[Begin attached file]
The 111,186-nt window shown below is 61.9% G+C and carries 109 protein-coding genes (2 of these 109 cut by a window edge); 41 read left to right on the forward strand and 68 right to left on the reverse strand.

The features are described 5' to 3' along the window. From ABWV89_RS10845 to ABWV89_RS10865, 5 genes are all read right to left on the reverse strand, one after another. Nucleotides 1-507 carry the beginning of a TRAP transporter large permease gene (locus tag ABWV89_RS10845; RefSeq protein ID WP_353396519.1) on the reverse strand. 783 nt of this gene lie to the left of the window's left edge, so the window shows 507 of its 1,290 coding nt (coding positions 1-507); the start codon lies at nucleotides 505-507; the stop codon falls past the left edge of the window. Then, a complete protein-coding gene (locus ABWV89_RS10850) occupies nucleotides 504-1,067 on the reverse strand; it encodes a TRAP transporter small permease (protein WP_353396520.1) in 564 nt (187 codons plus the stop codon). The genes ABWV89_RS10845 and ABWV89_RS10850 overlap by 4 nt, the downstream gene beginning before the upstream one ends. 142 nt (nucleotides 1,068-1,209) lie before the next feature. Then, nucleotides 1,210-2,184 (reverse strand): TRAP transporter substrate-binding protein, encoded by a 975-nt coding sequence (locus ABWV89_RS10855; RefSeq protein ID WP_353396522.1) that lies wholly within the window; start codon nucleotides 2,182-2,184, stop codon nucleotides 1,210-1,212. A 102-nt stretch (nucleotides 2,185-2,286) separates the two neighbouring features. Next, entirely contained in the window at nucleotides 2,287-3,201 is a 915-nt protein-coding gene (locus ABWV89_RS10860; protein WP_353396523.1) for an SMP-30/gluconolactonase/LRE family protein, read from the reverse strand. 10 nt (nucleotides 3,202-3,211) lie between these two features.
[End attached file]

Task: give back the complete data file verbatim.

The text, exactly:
The 111,186-nt window shown below is 61.9% G+C and carries 109 protein-coding genes (2 of these 109 cut by a window edge); 41 read left to right on the forward strand and 68 right to left on the reverse strand.

The features are described 5' to 3' along the window. From ABWV89_RS10845 to ABWV89_RS10865, 5 genes are all read right to left on the reverse strand, one after another. Nucleotides 1-507 carry the beginning of a TRAP transporter large permease gene (locus tag ABWV89_RS10845; RefSeq protein ID WP_353396519.1) on the reverse strand. 783 nt of this gene lie to the left of the window's left edge, so the window shows 507 of its 1,290 coding nt (coding positions 1-507); the start codon lies at nucleotides 505-507; the stop codon falls past the left edge of the window. Then, a complete protein-coding gene (locus ABWV89_RS10850) occupies nucleotides 504-1,067 on the reverse strand; it encodes a TRAP transporter small permease (protein WP_353396520.1) in 564 nt (187 codons plus the stop codon). The genes ABWV89_RS10845 and ABWV89_RS10850 overlap by 4 nt, the downstream gene beginning before the upstream one ends. 142 nt (nucleotides 1,068-1,209) lie before the next feature. Then, nucleotides 1,210-2,184 (reverse strand): TRAP transporter substrate-binding protein, encoded by a 975-nt coding sequence (locus ABWV89_RS10855; RefSeq protein ID WP_353396522.1) that lies wholly within the window; start codon nucleotides 2,182-2,184, stop codon nucleotides 1,210-1,212. A 102-nt stretch (nucleotides 2,185-2,286) separates the two neighbouring features. Next, entirely contained in the window at nucleotides 2,287-3,201 is a 915-nt protein-coding gene (locus ABWV89_RS10860; protein WP_353396523.1) for an SMP-30/gluconolactonase/LRE family protein, read from the reverse strand. 10 nt (nucleotides 3,202-3,211) lie between these two features.